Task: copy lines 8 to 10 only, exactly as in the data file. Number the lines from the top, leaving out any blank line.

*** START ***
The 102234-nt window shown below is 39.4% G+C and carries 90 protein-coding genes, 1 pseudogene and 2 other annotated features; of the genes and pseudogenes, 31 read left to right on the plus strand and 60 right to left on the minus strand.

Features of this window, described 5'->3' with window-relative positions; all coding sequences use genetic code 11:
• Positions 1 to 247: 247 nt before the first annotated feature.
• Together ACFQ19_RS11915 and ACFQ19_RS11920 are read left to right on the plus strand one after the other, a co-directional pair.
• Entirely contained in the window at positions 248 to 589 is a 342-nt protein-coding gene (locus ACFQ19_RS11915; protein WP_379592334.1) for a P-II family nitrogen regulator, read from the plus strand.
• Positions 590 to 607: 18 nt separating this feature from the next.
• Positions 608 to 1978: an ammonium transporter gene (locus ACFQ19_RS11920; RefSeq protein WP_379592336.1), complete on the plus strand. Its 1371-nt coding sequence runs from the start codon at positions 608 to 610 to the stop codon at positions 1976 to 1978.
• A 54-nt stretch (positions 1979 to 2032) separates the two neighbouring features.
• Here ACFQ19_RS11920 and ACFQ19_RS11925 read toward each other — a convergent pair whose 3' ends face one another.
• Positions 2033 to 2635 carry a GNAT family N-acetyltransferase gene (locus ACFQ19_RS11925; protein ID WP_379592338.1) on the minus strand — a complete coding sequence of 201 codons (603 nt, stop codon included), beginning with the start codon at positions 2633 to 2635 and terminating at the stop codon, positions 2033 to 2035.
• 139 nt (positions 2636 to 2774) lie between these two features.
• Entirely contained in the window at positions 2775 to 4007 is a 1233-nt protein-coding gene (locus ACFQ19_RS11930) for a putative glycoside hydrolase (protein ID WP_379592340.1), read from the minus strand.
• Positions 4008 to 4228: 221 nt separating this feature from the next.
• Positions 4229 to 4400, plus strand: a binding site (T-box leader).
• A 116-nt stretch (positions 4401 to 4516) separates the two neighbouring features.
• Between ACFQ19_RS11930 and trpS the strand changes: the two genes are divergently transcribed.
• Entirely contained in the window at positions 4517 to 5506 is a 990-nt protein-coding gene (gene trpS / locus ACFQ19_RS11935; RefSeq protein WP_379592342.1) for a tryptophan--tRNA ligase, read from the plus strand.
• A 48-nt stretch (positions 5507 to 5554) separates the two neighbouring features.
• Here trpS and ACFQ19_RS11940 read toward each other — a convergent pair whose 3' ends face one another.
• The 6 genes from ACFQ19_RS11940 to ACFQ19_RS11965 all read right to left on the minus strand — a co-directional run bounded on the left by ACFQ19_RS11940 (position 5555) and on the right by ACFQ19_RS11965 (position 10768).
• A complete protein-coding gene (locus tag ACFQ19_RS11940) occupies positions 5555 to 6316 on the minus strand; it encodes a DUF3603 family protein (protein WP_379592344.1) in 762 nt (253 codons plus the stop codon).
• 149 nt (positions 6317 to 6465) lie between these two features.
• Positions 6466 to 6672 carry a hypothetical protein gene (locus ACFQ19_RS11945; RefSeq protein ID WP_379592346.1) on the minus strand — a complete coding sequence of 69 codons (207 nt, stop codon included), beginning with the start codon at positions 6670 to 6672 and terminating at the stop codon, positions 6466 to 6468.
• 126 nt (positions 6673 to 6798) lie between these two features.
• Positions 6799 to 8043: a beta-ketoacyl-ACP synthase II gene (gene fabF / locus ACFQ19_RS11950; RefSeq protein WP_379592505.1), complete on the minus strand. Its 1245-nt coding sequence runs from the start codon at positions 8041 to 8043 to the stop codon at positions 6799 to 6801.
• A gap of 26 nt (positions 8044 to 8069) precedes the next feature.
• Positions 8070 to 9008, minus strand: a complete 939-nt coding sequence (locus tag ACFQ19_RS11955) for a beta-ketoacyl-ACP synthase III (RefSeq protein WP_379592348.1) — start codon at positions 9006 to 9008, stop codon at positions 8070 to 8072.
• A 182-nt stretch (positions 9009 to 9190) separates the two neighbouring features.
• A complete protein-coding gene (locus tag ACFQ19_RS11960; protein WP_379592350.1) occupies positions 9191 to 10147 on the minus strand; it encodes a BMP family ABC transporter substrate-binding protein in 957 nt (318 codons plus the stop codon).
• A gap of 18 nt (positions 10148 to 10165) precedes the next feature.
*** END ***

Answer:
• A 54-nt stretch (positions 1979 to 2032) separates the two neighbouring features.
• Here ACFQ19_RS11920 and ACFQ19_RS11925 read toward each other — a convergent pair whose 3' ends face one another.
• Positions 2033 to 2635 carry a GNAT family N-acetyltransferase gene (locus ACFQ19_RS11925; protein ID WP_379592338.1) on the minus strand — a complete coding sequence of 201 codons (603 nt, stop codon included), beginning with the start codon at positions 2633 to 2635 and terminating at the stop codon, positions 2033 to 2035.